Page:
Wes Anderson has never been a “one for them, one for me” kind of filmmaker. Anderson’s films are so deeply rooted in his idiosyncratic personality that it’s hard to even imagine what work-for-hire from Anderson might look or feel like. Though his fingerprints are all over his homemade concoctions, he’s never made a movie that reflected his personality to the extent of The Grand Budapest Hotel, the most Wes Anderson movie ever made.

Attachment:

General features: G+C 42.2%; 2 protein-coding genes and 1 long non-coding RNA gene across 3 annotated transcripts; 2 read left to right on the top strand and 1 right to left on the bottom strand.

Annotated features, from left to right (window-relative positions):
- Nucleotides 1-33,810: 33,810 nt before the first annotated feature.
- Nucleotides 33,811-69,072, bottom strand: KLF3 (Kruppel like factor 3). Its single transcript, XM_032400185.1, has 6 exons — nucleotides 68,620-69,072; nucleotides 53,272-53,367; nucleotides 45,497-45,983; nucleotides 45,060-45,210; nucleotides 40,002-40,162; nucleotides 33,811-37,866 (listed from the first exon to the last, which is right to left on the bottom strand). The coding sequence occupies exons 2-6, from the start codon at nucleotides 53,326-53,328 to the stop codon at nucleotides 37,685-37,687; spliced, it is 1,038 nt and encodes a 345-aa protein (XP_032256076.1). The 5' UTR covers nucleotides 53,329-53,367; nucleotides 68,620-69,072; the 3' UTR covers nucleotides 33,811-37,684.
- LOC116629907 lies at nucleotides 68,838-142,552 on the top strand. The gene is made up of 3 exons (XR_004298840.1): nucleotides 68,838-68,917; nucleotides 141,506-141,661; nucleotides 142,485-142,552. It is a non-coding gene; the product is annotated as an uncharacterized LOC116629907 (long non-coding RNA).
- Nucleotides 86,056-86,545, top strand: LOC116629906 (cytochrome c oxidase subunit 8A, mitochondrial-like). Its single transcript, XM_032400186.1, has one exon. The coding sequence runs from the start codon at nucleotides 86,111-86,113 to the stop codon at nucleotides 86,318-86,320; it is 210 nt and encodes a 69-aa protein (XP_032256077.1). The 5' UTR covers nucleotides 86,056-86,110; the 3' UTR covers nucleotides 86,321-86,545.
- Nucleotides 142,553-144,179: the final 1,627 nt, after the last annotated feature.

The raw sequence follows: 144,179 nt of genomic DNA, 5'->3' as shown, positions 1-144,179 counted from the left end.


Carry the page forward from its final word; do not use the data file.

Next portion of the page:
Utilizing an ingenious Russian-nesting-doll structure that places stories within stories within stories, the film casts Ralph Fiennes as M. Gustave H, a larger-than-life concierge and all-around bon vivant who ends up serving as an unreliable but brilliant mentor to Zero Moustafa (Tony Revolori), an ambitious young immigrant with soulful eyes. The film is genuinely hilarious, gorgeous, and blessed with Anderson’s repertory company (many of whom play concierges, appropriately enough), but also deeply melancholy in its bittersweet depiction of a past long disappeared—a past that might have only existed in Anderson’s fertile imagination. The Grand Budapest Hotel airs tonight on HBO Zone East at 9 p.m. Eastern.